Homework helps children learn revision and routine, and such good habits should be gradually inculcated at the kindergarten and primary levels. Obviously, in most cases, it is unlikely that a child in the age bracket of 3-10 years will do their homework without any persuasion and help. Therefore, parents should get involved with children when they do their homework. But getting involved does not mean doing the kid’s homework and letting him or her be a mere spectator. Besides, such practices lead to children picking up wrong habits such as lying to the teachers about who did their homework.
So, if you are a parent struggling to strike a balance between helping your little one with their homework and ending up doing the homework all by yourself, this article is for you. Read these tips to motivate young learners to do their homework.
1. Talk, Persuade, and Participate
When you intend to help your child do his or her homework, do not simply order them to take their books and notebooks out and start reading and writing. First, talk to them about their day and what they learn at school. Know what caught/sustained their interest throughout the day. This information may also help you find a talking point to steer the conversation towards doing homework. When the child is practicing letter writing, working on math problems, writing spellings, or simply reading the text assigned for the day, you may participate to demonstrate an example. For example, when a kindergarten student is learning to write alphabets or numbers, the parent may hold the child’s hand gently but should leave it after helping him write 3-4 letters or numerals.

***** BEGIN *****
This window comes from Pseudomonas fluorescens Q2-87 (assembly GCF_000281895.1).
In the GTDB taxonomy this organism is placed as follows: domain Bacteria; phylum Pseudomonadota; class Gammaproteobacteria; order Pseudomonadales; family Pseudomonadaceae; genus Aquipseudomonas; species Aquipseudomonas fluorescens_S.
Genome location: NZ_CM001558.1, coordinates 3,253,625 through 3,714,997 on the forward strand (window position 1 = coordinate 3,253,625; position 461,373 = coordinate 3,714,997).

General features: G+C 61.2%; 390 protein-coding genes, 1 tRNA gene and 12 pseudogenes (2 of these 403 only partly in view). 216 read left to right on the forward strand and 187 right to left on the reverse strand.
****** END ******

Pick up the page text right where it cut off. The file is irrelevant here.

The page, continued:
2. Be patient and gentle
Sometimes, children may take time to learn something new. That is why patience is the key here. Experienced preschool, KG, and primary teachers at schools in Abu Dhabi advise against showing the signs of aggression or frustration, either through words or body language. It may simply prove detrimental to your child’s psyche as s(he) might lose interest in making efforts to do the homework to the best of his or her capabilities. Besides, it is possible that they, especially the preschoolers with more impressionable minds, start associating negative experiences such as getting scolded or a parent getting irritated, with homework.
Introduce a reward system
Many parents understand rewarding a child in material terms only. Though it is one of the ways to show appreciation for a child’s efforts, rewards could be emotional and verbal too. If a child shows disdain towards homework, discuss the benefits of completing it. It could be simply a ‘very good’ that they may get from a teacher or extra 15 minutes to play the next day. In addition, hugs, back pats, pecks, and clapping to show appreciation also work well. To a child, these actions may signify that they have done something worthwhile.
Homework may help reinforce positive values such as discipline and daily practice to learn better. Therefore, instead of giving up on your kid’s homework, try the tips shared above and share the stories of change with us.